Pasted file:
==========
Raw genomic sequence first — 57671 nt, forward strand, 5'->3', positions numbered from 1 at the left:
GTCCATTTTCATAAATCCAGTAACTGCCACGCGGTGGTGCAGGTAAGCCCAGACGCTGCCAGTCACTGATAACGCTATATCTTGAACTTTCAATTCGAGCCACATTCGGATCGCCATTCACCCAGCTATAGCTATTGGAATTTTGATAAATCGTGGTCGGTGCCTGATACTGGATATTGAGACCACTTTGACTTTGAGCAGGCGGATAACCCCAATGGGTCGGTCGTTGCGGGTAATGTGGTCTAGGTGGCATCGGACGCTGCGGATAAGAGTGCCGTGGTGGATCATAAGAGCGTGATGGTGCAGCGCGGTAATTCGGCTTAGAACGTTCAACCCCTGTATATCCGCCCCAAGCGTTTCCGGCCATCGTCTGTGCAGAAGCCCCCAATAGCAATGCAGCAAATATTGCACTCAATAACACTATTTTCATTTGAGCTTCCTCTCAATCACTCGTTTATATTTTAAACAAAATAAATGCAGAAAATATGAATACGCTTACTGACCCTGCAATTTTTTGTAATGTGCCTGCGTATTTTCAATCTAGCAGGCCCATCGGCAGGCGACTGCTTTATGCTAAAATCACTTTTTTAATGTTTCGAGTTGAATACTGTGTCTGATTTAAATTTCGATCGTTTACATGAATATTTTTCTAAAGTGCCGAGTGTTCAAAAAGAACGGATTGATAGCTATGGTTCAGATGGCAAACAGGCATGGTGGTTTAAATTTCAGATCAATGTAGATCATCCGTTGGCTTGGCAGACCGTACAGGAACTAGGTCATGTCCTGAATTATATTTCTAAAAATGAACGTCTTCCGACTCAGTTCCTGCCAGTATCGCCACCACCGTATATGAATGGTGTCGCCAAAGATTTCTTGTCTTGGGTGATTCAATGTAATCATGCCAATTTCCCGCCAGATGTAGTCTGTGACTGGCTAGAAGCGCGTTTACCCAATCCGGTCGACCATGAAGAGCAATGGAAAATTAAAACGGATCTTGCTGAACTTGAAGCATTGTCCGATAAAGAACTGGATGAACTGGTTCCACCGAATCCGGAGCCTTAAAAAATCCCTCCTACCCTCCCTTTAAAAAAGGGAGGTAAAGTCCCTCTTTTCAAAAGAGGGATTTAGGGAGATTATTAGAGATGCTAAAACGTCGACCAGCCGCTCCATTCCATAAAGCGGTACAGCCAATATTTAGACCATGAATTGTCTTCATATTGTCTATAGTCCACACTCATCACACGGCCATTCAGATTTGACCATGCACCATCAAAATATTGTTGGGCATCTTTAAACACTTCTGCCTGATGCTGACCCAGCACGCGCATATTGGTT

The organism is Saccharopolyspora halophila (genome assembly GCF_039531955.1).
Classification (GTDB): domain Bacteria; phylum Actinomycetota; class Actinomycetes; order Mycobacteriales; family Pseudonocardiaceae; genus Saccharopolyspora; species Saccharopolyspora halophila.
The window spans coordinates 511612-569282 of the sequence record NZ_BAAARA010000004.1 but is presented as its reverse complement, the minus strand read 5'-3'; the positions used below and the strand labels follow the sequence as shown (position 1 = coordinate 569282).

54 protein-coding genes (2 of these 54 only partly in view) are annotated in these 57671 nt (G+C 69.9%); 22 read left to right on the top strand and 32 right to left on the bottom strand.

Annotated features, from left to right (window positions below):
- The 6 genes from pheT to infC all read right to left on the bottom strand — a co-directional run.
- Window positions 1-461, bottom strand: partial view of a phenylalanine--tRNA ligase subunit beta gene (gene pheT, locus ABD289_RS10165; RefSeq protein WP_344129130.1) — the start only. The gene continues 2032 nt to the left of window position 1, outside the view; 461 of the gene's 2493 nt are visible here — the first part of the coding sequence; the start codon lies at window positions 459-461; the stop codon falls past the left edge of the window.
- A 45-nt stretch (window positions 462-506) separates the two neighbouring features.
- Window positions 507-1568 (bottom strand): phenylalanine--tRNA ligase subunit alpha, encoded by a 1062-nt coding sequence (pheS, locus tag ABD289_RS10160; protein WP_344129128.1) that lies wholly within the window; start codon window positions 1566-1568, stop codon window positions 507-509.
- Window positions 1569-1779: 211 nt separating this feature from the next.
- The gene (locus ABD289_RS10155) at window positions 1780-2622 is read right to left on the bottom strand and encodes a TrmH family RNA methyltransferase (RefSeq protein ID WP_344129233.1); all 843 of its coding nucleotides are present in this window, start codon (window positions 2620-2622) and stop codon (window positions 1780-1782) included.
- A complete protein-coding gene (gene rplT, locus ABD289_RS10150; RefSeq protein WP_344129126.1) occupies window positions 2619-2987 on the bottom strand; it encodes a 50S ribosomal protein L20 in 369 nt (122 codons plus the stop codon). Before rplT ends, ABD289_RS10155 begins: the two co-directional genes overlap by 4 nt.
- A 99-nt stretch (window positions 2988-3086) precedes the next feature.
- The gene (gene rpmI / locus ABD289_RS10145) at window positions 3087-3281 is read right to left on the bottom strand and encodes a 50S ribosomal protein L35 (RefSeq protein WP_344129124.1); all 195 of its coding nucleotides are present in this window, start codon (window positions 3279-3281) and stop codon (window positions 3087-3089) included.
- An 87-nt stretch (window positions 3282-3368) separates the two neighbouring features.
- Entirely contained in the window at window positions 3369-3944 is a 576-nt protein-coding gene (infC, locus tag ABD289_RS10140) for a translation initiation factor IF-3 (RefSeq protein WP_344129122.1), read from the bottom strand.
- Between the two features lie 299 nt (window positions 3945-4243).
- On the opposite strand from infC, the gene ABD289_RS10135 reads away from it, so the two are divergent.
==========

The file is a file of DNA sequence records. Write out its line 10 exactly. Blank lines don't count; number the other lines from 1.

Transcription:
- A 45-nt stretch (window positions 462-506) separates the two neighbouring features.